How can changes in soil health impact citrus and other sub-tropical tree crops? That’s a question UF/IFAS researchers hope to answer in a four-year, $500,000 project funded by the U.S. Department of Agriculture National Institute of Food and Agriculture.
Specifically, they will examine how quickly soil health can change in Florida’s sub-tropical sandy soils and how changes in the soil’s health might impact yield.
“Our goal is to help producers by finding out what cover crops do to soil health in Florida groves,” said Sarah Strauss, assistant professor of soil microbiology in the UF/IFAS soil and water sciences department and the lead investigator on the grant project. “While there’s a lot of interest in soil health right now, much of the research and metrics for assessing it are not based on sub-tropical sandy soils like we have in Florida. In order to determine if soil health is improving, growers need to know what the best parameters are to measure. That includes determining which indicators are the most useful for monitoring the soil health of tree crops.”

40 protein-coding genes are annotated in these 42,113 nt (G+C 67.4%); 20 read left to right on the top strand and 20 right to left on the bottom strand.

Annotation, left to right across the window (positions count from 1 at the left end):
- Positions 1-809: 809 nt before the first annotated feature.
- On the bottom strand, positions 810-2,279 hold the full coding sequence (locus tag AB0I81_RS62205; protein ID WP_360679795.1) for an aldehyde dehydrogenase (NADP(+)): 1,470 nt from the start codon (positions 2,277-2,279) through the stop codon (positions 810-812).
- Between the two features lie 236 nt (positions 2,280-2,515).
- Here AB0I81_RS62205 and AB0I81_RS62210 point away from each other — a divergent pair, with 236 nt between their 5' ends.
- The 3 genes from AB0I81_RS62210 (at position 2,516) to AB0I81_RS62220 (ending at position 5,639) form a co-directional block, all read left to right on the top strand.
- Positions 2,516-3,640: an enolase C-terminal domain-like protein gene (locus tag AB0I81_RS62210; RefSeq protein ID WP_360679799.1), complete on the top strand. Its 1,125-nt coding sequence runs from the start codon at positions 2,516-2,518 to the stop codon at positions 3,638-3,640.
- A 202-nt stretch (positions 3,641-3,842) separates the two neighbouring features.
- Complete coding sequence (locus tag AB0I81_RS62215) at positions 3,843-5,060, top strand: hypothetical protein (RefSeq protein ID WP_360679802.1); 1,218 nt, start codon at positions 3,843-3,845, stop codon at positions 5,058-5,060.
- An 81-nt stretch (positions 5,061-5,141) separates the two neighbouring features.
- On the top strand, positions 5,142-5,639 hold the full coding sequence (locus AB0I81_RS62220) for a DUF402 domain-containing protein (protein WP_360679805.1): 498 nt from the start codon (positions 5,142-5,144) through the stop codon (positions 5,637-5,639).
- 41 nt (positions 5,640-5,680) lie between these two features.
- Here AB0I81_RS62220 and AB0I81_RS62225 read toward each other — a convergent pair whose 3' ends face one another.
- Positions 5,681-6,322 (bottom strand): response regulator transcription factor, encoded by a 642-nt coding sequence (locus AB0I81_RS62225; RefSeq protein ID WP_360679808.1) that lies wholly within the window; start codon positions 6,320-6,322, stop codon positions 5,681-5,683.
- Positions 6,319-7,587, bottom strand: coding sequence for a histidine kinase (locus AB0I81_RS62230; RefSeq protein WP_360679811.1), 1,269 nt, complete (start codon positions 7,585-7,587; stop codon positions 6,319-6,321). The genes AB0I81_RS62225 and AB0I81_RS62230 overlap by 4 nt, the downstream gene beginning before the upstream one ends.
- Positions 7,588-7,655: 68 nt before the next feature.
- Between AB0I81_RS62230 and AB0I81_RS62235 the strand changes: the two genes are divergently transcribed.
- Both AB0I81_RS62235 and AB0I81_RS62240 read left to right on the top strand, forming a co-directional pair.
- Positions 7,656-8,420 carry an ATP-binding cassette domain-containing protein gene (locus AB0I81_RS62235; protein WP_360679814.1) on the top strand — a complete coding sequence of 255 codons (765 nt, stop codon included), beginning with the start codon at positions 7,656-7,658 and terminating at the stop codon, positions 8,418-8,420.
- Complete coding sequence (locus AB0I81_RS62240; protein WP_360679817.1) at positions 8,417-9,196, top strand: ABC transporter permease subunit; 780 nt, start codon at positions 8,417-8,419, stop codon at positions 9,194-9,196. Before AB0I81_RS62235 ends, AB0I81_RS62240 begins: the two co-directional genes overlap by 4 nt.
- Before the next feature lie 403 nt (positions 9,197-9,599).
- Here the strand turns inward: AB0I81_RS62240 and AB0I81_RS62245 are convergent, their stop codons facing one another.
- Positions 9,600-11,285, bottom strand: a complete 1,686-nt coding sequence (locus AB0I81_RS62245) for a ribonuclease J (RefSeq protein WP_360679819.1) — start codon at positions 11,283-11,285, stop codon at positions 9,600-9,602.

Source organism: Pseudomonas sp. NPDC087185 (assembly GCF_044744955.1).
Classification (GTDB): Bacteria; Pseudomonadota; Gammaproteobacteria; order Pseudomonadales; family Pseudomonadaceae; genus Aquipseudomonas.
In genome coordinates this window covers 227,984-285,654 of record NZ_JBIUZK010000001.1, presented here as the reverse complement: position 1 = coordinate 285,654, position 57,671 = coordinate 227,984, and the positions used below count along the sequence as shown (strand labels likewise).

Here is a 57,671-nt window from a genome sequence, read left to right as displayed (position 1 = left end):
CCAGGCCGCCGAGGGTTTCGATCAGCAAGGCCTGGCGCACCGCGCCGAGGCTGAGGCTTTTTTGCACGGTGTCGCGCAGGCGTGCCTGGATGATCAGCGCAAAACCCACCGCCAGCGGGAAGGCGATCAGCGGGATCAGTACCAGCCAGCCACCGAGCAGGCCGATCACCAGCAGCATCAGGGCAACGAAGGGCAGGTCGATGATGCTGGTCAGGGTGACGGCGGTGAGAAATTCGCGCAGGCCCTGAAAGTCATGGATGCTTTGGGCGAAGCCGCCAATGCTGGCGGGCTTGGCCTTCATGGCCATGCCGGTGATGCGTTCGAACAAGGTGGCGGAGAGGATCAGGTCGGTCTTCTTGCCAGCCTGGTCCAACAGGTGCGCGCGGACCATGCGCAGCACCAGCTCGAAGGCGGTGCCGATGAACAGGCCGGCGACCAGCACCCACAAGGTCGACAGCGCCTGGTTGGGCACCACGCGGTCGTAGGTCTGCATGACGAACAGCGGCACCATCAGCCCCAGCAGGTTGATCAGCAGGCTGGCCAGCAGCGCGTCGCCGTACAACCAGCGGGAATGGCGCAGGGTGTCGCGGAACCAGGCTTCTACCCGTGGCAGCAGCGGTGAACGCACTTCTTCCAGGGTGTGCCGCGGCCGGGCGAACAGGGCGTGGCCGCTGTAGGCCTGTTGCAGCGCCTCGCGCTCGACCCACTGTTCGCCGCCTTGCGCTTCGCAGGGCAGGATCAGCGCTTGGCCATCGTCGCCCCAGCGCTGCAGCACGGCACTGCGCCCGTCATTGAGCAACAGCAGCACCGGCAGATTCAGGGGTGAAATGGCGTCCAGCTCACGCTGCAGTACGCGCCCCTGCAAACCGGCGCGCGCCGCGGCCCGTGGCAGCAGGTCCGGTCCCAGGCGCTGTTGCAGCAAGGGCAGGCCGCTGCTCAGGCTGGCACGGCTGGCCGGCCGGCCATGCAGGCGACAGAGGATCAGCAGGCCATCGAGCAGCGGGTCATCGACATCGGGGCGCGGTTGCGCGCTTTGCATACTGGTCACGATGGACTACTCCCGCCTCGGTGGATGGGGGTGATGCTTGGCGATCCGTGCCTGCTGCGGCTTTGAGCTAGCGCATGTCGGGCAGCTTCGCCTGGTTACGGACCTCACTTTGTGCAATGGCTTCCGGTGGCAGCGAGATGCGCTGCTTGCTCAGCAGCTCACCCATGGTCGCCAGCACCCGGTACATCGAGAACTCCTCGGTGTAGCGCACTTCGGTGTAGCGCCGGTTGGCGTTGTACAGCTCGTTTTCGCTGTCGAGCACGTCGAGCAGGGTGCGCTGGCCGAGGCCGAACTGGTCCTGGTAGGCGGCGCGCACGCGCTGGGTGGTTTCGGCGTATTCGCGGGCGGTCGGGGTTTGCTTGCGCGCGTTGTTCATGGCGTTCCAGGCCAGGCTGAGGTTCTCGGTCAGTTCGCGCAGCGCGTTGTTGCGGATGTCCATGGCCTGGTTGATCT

Sometimes, though, impacts may not be observed for several years. Strauss and her team want to know what indicators can be measured only once a year or more frequently that might show progress even if yield hasn’t changed yet. This would provide grove management information to producers in a more timely fashion.
The team will first measure soil physical, biochemical and microbial parameters involved in carbon, nitrogen and phosphorus cycling at two Florida citrus groves. This provides a detailed assessment of the changes to the soil environment and microbial groups with cover crops. After measuring cover crop impacts on soil in the groves, scientists will see which soil health indicators can carry over to the non-citrus setting. They will also share Florida-specific information with producers.
“In vegetable or row crop systems, cover crops are planted during the fallow season for a few months and then the cash crop will be planted in the same field. That’s not the case for a tree crop, and in Florida, we can keep cover crops growing in the middle of rows between the trees all year,” said Strauss, a faculty member at the UF/IFAS Southwest Florida Research and Education Center in Immokalee. “So, metrics for how quickly things change in the soils for a tree with cover crops may be very different than in a vegetable or cotton field.”
Strauss said they will also compare results with some commercial soil tests to see how indicators relate to what is currently available on the commercial level. Many commercial tests may not provide suggestions or recommendations specific to tree crops.
“Ultimately, this study will provide a list of meaningful soil health indicators that Florida producers can use to meet their unique needs in sub-tropical tree fruit systems,” she said.